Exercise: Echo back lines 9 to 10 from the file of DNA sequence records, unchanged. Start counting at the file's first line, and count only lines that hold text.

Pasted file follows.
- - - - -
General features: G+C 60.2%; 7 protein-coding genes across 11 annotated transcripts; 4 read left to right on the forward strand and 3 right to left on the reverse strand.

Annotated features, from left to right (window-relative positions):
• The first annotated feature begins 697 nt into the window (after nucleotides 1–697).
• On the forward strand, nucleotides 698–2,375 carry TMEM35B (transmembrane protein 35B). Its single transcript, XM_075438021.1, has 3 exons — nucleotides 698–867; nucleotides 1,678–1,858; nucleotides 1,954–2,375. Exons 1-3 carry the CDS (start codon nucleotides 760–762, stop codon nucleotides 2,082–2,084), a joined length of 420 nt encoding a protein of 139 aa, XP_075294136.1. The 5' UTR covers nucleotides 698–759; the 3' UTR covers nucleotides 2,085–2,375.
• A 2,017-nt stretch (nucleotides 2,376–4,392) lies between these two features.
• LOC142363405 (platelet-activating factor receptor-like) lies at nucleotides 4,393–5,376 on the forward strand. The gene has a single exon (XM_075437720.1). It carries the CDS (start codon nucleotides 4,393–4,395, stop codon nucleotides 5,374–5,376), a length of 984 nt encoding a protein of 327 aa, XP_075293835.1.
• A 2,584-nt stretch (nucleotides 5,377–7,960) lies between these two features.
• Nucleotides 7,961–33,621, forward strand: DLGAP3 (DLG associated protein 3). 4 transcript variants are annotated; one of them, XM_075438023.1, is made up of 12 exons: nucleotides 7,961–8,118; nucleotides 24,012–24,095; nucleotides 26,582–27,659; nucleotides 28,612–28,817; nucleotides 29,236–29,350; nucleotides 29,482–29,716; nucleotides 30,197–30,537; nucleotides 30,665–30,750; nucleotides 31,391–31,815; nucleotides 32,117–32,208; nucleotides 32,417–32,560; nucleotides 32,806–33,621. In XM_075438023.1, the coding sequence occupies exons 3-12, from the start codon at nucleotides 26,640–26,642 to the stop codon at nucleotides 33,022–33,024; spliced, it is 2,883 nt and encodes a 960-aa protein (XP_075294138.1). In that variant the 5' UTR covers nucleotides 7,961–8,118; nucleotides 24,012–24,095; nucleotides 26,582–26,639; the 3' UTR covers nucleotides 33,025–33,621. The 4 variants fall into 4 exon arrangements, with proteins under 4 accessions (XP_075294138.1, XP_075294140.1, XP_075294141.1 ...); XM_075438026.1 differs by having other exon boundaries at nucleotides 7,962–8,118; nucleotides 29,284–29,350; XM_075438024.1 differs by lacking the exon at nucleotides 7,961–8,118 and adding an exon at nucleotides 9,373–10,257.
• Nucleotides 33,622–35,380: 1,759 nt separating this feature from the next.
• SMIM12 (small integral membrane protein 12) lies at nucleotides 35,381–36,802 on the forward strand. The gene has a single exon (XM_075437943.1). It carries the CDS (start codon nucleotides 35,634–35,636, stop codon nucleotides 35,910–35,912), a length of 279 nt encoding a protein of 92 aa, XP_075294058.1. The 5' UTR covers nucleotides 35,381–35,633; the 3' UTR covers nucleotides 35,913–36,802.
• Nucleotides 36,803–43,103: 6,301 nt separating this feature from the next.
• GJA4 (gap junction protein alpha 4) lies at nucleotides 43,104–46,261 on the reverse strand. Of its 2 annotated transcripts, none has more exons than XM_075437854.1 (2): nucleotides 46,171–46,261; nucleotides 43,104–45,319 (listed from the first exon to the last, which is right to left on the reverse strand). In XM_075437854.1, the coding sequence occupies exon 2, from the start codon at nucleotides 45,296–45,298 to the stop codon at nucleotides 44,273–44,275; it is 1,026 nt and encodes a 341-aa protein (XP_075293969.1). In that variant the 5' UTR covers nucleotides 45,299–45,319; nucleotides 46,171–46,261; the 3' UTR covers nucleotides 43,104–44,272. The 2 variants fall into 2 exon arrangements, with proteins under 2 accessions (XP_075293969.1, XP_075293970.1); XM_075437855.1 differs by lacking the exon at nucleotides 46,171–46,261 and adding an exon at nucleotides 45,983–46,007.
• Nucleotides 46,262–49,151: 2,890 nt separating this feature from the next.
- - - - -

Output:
• Nucleotides 33,622–35,380: 1,759 nt separating this feature from the next.
• SMIM12 (small integral membrane protein 12) lies at nucleotides 35,381–36,802 on the forward strand. The gene has a single exon (XM_075437943.1). It carries the CDS (start codon nucleotides 35,634–35,636, stop codon nucleotides 35,910–35,912), a length of 279 nt encoding a protein of 92 aa, XP_075294058.1. The 5' UTR covers nucleotides 35,381–35,633; the 3' UTR covers nucleotides 35,913–36,802.